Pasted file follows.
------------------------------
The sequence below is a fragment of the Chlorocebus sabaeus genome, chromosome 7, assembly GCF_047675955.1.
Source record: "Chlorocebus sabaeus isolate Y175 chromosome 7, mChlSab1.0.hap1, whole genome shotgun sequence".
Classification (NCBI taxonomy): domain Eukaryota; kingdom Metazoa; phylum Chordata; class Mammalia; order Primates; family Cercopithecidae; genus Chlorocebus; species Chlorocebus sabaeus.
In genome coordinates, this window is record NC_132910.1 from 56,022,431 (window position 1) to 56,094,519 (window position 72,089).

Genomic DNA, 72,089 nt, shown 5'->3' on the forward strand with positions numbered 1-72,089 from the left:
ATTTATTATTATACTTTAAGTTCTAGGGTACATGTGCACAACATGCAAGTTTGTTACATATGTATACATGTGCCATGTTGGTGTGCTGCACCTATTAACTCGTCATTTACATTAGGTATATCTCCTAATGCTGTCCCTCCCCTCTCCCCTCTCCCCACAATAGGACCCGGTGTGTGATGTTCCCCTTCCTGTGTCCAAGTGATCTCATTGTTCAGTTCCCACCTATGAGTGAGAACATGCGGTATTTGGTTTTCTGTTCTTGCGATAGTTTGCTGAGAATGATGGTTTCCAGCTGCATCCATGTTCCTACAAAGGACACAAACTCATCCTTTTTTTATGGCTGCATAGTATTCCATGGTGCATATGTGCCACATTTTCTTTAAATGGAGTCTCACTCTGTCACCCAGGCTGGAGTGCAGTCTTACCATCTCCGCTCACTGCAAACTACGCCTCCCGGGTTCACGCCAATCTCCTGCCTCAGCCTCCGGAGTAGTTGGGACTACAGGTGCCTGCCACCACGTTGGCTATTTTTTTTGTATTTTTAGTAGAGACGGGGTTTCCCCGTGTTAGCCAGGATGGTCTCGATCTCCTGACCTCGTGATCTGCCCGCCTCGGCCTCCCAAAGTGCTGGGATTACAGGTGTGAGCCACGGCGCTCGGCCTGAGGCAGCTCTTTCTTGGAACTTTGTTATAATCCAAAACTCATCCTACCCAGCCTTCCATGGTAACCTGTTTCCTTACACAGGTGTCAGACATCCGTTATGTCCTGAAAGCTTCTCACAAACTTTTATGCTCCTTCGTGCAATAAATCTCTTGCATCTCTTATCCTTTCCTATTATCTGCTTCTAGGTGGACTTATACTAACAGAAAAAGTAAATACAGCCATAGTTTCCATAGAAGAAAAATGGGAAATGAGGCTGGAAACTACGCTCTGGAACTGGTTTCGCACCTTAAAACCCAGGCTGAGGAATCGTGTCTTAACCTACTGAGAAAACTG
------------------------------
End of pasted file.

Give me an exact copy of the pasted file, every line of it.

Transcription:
The sequence below is a fragment of the Chlorocebus sabaeus genome, chromosome 7, assembly GCF_047675955.1.
Source record: "Chlorocebus sabaeus isolate Y175 chromosome 7, mChlSab1.0.hap1, whole genome shotgun sequence".
Classification (NCBI taxonomy): domain Eukaryota; kingdom Metazoa; phylum Chordata; class Mammalia; order Primates; family Cercopithecidae; genus Chlorocebus; species Chlorocebus sabaeus.
In genome coordinates, this window is record NC_132910.1 from 56,022,431 (window position 1) to 56,094,519 (window position 72,089).

Genomic DNA, 72,089 nt, shown 5'->3' on the forward strand with positions numbered 1-72,089 from the left:
ATTTATTATTATACTTTAAGTTCTAGGGTACATGTGCACAACATGCAAGTTTGTTACATATGTATACATGTGCCATGTTGGTGTGCTGCACCTATTAACTCGTCATTTACATTAGGTATATCTCCTAATGCTGTCCCTCCCCTCTCCCCTCTCCCCACAATAGGACCCGGTGTGTGATGTTCCCCTTCCTGTGTCCAAGTGATCTCATTGTTCAGTTCCCACCTATGAGTGAGAACATGCGGTATTTGGTTTTCTGTTCTTGCGATAGTTTGCTGAGAATGATGGTTTCCAGCTGCATCCATGTTCCTACAAAGGACACAAACTCATCCTTTTTTTATGGCTGCATAGTATTCCATGGTGCATATGTGCCACATTTTCTTTAAATGGAGTCTCACTCTGTCACCCAGGCTGGAGTGCAGTCTTACCATCTCCGCTCACTGCAAACTACGCCTCCCGGGTTCACGCCAATCTCCTGCCTCAGCCTCCGGAGTAGTTGGGACTACAGGTGCCTGCCACCACGTTGGCTATTTTTTTTGTATTTTTAGTAGAGACGGGGTTTCCCCGTGTTAGCCAGGATGGTCTCGATCTCCTGACCTCGTGATCTGCCCGCCTCGGCCTCCCAAAGTGCTGGGATTACAGGTGTGAGCCACGGCGCTCGGCCTGAGGCAGCTCTTTCTTGGAACTTTGTTATAATCCAAAACTCATCCTACCCAGCCTTCCATGGTAACCTGTTTCCTTACACAGGTGTCAGACATCCGTTATGTCCTGAAAGCTTCTCACAAACTTTTATGCTCCTTCGTGCAATAAATCTCTTGCATCTCTTATCCTTTCCTATTATCTGCTTCTAGGTGGACTTATACTAACAGAAAAAGTAAATACAGCCATAGTTTCCATAGAAGAAAAATGGGAAATGAGGCTGGAAACTACGCTCTGGAACTGGTTTCGCACCTTAAAACCCAGGCTGAGGAATCGTGTCTTAACCTACTGAGAAAACTG